The law forbids strikes and lockouts in the public sector and at SOEs. The government has authority to restrict private-sector strikes that would affect national security or cause severe negative repercussions for the population at large, but it did not invoke this provision during the year.
Noncitizen migrant workers, whether registered or undocumented, do not have the right to form unions or serve as union officials. Registered migrants may be members of unions organized and led by citizens. Migrant worker participation in unions was limited due to language barriers, weak understanding of rights under the law, frequent changes in employment, membership fees, restrictive labor union regulations, and segregation of citizen workers from migrant workers by industry and by zones (particularly in border and coastal areas). In practice thousands of migrant workers formed unregistered associations, community-based organizations, or religious groups to represent member interests.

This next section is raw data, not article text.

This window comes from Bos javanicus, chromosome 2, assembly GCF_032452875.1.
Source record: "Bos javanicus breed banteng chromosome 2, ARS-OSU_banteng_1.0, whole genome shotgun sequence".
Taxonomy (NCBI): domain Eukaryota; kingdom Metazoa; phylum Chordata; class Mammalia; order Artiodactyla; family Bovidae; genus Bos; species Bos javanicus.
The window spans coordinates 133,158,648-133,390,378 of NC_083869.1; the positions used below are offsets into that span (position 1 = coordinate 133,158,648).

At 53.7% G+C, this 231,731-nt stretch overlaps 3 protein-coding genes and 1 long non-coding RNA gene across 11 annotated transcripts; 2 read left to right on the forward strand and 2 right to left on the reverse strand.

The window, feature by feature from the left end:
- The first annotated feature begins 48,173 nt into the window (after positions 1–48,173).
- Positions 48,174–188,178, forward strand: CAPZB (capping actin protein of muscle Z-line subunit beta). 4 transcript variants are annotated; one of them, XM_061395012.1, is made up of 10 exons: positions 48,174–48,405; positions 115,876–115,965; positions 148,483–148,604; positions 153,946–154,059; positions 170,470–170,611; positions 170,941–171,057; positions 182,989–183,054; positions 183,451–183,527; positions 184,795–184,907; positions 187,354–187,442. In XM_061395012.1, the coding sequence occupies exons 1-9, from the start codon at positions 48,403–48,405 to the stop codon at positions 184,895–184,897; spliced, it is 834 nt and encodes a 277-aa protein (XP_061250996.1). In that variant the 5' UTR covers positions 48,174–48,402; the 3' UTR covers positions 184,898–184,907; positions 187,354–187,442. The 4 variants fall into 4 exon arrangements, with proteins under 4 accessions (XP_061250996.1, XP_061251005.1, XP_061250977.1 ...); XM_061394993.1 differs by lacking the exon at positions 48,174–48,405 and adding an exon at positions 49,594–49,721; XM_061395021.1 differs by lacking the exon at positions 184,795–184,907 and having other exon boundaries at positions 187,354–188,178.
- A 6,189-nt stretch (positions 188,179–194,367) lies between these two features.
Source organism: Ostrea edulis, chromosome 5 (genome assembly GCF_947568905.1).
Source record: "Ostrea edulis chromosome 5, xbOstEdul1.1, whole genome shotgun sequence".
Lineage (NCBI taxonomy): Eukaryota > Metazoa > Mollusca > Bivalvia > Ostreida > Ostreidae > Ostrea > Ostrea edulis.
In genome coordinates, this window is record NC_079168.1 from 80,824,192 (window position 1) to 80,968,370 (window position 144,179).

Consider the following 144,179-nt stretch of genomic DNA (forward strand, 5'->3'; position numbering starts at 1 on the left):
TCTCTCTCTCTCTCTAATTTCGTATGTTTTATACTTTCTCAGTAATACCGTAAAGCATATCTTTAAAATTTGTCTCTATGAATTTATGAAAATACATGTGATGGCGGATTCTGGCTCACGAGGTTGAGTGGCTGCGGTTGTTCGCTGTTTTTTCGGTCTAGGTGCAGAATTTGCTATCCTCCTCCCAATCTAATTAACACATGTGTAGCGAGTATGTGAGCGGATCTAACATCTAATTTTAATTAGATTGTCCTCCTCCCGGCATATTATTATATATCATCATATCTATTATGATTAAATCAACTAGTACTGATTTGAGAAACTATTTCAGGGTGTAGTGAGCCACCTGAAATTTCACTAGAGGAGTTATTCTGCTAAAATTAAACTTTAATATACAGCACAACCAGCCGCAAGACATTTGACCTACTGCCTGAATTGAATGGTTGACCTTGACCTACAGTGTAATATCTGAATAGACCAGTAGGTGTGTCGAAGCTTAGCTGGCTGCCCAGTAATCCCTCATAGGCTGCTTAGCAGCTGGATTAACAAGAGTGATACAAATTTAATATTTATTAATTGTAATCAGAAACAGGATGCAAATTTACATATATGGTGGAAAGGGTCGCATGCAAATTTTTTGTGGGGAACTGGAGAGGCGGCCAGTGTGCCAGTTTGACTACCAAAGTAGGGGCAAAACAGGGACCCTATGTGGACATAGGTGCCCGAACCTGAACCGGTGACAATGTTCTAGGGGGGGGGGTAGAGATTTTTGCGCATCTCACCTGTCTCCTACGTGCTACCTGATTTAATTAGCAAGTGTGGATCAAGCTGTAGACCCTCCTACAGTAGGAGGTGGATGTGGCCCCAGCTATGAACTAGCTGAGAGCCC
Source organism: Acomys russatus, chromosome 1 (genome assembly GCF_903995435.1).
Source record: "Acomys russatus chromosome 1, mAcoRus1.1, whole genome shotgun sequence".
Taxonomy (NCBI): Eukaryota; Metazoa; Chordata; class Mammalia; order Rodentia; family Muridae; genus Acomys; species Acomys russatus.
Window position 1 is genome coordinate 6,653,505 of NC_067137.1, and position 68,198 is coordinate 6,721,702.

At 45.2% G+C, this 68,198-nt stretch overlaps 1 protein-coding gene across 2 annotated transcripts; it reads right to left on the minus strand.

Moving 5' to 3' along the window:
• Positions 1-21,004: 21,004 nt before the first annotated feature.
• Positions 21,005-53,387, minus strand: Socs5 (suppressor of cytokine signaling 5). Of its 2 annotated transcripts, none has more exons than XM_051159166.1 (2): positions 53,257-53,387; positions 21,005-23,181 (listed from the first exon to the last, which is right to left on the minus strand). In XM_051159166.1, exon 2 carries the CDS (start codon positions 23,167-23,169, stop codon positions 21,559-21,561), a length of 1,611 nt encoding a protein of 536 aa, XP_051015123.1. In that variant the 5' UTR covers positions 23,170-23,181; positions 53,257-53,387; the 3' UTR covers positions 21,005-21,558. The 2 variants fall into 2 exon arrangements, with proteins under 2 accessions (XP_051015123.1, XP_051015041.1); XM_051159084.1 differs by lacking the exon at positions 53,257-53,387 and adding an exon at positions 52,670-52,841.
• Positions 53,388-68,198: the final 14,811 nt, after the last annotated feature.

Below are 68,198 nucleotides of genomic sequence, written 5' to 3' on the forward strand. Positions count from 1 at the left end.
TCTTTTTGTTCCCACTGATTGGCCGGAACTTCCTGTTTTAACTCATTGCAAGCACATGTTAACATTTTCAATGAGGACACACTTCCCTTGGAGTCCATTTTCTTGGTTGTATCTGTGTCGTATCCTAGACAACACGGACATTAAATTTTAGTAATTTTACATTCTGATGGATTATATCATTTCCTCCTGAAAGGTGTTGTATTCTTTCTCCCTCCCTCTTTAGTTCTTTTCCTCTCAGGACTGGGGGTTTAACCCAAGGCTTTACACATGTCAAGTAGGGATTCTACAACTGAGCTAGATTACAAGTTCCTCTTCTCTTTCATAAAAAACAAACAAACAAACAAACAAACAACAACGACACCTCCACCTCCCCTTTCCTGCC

The law does not protect union members against antiunion actions by employers until their union is registered. To register a union, at least 10 workers must submit their names to the Department of Labor Protection and Welfare (DLPW). The verification process of vetting the names and employment status with the employer exposes the workers to potential retaliation before registration is complete. Moreover, the law requires that union officials be full-time employees of the company or SOE and prohibits permanent union staff.